Creating a business plan for your freelance business might sound like the most boring task in the world, but just because you’re not keen on creating one doesn’t mean you shouldn’t.
If you are a passionate, creative person, creating a business plan might be just the thing you need to be sure you dot your I’s and cross your T’s.
Contrary to some entrepreneurial thinking, planning need not dampen drive or hamper creativity or passion. Indeed, planning can be an illuminating and inspiring part of the business-building process, as research leads to new ideas and, occasionally, that elusive Eureka moment! —FreelanceUK
A plan is just that—a plan. No one can foresee the future and you never know what unpredictability lies around the corner. But if you have something in writing that charts where you want your freelance business to be in the future, you have a road map. If you change your mind, that’s okay. Your business plan will help you recognize the change and help prompt you to think carefully about it.
You may think you know what your goals are…but do you really? Where do you want your freelance business to be next year? In three years? In five years? If you can answer these questions off the top of your head—good for you! You’re already ahead of the game. If not, it’s time to start thinking.
Here are some questions to ask yourself when working on your business plan:
What kind of work do you want to be doing?
Maybe you’re taking any job you can get your hands on right now just to earn some money. Lots of times freelancers start out doing a bevy of things because they can, not because they necessarily want to or like to. What is it that you really love doing?
Who do you want for clients?
Perhaps your clients are all local businesses at the moment, but you want to expand your services beyond your borders. Who do you want to work for? Go ahead and make a list—and aim high. If you have always wanted to write an article for a certain magazine, put it on your list—even if you think your goal is a lofty one.
How much money do you want to make?
This is an important goal to have, as the longer you work at your freelance business the more money you should be making. If you are just starting out, you might have a conservative goal—but no one goes into freelancing because they want to be poor. Think seriously about your rates and how they may grow over the next 5 to 10 years. If you don’t give yourself a raise, no one else will.
How will you market yourself?
Every successful business markets itself in some way. I’m not saying you have to buy an advertisement in your local newspaper, but you should have some idea of how to sell yourself. Maybe this means you need to create a new website, attend a conference or seminar, get serious about your LinkedIn page, or start a blog or newsletter for your business.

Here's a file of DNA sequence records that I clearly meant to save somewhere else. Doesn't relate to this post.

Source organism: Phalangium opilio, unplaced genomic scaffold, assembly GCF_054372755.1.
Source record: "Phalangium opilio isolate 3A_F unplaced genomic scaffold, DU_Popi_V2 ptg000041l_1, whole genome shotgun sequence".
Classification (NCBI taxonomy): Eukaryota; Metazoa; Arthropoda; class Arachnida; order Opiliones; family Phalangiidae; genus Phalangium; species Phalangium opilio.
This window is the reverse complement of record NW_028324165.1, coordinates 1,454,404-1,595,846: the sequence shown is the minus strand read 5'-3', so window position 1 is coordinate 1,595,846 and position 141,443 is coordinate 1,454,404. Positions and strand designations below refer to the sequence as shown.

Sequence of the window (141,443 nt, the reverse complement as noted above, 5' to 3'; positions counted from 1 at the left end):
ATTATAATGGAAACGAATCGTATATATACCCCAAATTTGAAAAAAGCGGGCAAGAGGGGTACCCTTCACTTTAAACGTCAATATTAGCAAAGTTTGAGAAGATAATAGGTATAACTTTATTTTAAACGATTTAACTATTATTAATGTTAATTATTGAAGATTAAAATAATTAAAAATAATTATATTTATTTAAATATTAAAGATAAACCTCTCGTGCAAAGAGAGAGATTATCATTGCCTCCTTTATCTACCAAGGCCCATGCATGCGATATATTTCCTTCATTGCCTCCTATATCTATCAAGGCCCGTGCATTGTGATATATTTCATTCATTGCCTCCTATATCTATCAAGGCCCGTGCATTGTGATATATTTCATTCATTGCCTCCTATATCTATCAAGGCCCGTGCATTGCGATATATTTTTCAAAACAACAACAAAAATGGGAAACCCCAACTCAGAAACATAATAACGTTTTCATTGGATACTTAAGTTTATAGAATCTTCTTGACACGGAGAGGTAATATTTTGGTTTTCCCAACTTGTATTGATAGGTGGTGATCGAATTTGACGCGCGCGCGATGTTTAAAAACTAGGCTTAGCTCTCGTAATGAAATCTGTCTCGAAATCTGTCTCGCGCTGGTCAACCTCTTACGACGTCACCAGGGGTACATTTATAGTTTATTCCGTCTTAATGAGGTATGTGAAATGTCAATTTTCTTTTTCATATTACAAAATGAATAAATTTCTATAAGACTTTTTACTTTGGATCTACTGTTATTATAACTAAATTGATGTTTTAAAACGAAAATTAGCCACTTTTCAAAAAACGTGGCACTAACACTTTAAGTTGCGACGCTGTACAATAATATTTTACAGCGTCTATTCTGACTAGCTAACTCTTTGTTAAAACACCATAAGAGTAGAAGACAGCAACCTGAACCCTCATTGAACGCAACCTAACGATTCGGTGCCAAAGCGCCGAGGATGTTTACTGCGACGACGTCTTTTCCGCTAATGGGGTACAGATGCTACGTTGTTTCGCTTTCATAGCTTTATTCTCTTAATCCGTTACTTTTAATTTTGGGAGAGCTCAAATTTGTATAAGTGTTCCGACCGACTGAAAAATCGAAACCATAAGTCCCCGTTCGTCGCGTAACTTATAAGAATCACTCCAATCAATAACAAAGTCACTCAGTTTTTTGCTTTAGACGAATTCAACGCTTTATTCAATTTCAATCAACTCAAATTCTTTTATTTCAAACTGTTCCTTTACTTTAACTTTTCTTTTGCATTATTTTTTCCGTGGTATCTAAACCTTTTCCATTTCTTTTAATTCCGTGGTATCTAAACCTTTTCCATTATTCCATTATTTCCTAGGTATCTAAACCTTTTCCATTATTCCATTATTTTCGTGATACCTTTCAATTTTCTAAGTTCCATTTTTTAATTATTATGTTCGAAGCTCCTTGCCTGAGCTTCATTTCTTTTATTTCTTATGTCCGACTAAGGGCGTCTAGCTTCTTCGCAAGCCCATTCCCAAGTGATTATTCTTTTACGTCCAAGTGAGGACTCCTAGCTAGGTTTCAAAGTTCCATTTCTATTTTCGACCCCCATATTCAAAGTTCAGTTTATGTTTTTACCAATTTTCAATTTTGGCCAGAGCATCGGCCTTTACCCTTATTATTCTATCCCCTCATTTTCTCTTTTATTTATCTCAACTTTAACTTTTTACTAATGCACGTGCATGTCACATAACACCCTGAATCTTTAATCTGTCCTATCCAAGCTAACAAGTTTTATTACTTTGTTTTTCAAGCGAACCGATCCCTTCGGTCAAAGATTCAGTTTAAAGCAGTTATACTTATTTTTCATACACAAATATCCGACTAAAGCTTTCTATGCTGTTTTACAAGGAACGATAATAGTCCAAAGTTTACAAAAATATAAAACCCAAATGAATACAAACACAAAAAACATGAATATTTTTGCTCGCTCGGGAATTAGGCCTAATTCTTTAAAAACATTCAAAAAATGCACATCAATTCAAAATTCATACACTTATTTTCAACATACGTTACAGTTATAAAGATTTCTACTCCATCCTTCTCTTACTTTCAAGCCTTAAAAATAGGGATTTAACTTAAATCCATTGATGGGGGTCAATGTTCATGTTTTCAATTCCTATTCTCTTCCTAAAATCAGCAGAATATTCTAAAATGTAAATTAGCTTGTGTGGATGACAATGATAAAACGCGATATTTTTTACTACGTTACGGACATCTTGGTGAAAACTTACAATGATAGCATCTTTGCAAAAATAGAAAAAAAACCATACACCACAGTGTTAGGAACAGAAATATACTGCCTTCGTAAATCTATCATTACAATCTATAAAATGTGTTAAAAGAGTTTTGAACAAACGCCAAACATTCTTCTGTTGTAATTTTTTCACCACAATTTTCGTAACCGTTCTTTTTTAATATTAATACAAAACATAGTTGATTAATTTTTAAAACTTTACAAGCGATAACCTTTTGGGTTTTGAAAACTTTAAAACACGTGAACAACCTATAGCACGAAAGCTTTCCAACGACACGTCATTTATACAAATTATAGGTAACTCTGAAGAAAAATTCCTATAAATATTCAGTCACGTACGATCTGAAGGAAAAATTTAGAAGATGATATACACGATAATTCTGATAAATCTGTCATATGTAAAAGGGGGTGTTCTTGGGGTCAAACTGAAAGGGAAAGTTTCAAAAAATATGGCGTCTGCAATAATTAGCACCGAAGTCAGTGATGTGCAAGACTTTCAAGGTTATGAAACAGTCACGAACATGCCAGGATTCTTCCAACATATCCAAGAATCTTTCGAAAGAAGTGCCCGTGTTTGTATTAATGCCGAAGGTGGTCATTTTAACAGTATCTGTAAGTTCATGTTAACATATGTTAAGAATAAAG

How will you structure your business?
Will you create an LLC for your business? What sorts of things do you need to take into consideration for taxes? Do you need any special licenses or permits? You will need to meet with a lawyer and a bookkeeper to figure out these financial details. You may want to pay your taxes quarterly rather than at the end of the year, and you will want to know what sort of deductions you can get if you work from home. Getting a business credit card isn’t a bad idea, either.
Get these legal and financial ducks in a row now so that you aren’t surprised later on down the road. Create a budget so that you can easily see how much money is coming in and going out. There’s nothing worse than not knowing what you are spending your money on.
What makes you different from your competitors?
If you don’t know what makes you stand out from the crowd, you are going to have a hard time selling yourself and your services. This is a good time to really think about your values and decide how you want to run your business. Create some policies for your businesses that you can stand by. If you already have some rules in place, you won’t have to struggle or wrestle with your conscience later on.
Once you have written out your goals it’s time to figure out how you are going to achieve them. Goals are great, but if you don’t have a plan of attack, what good are they? And if you don’t measure your success, you don’t know if your plan of attack is working. Who wants to continue to do something that isn’t doing them any good? I’d rather try a few things and find what works than stick to one thing that might be doing my business some good, but might not.
There are lots of places where you can find business plan templates online, but I suggest starting with your local SCORE chapter. SCORE is a nonprofit association dedicated to helping businesses get off the ground and succeed. It’s supported by the Small Business Administration and their services are delivered at no charge or at very low cost. It’s a great place to start!